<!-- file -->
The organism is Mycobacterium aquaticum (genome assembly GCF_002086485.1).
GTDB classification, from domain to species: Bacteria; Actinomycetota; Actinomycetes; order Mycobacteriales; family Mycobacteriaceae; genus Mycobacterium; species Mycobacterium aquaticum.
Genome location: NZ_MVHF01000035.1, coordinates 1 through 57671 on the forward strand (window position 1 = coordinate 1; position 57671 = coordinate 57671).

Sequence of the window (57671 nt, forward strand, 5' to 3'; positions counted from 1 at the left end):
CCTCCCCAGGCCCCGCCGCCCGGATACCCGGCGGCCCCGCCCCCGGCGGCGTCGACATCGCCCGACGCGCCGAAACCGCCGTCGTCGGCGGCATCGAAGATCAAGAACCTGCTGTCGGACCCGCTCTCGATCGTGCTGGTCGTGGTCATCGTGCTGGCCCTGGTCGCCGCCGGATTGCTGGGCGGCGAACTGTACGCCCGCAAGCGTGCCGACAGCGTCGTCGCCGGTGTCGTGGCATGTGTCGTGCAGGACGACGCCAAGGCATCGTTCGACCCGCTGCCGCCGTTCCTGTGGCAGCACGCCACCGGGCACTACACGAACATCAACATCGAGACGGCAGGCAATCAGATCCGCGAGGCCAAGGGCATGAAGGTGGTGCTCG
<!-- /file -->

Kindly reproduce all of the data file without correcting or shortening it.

The organism is Mycobacterium aquaticum (genome assembly GCF_002086485.1).
GTDB classification, from domain to species: Bacteria; Actinomycetota; Actinomycetes; order Mycobacteriales; family Mycobacteriaceae; genus Mycobacterium; species Mycobacterium aquaticum.
Genome location: NZ_MVHF01000035.1, coordinates 1 through 57671 on the forward strand (window position 1 = coordinate 1; position 57671 = coordinate 57671).

Sequence of the window (57671 nt, forward strand, 5' to 3'; positions counted from 1 at the left end):
CCTCCCCAGGCCCCGCCGCCCGGATACCCGGCGGCCCCGCCCCCGGCGGCGTCGACATCGCCCGACGCGCCGAAACCGCCGTCGTCGGCGGCATCGAAGATCAAGAACCTGCTGTCGGACCCGCTCTCGATCGTGCTGGTCGTGGTCATCGTGCTGGCCCTGGTCGCCGCCGGATTGCTGGGCGGCGAACTGTACGCCCGCAAGCGTGCCGACAGCGTCGTCGCCGGTGTCGTGGCATGTGTCGTGCAGGACGACGCCAAGGCATCGTTCGACCCGCTGCCGCCGTTCCTGTGGCAGCACGCCACCGGGCACTACACGAACATCAACATCGAGACGGCAGGCAATCAGATCCGCGAGGCCAAGGGCATGAAGGTGGTGCTCG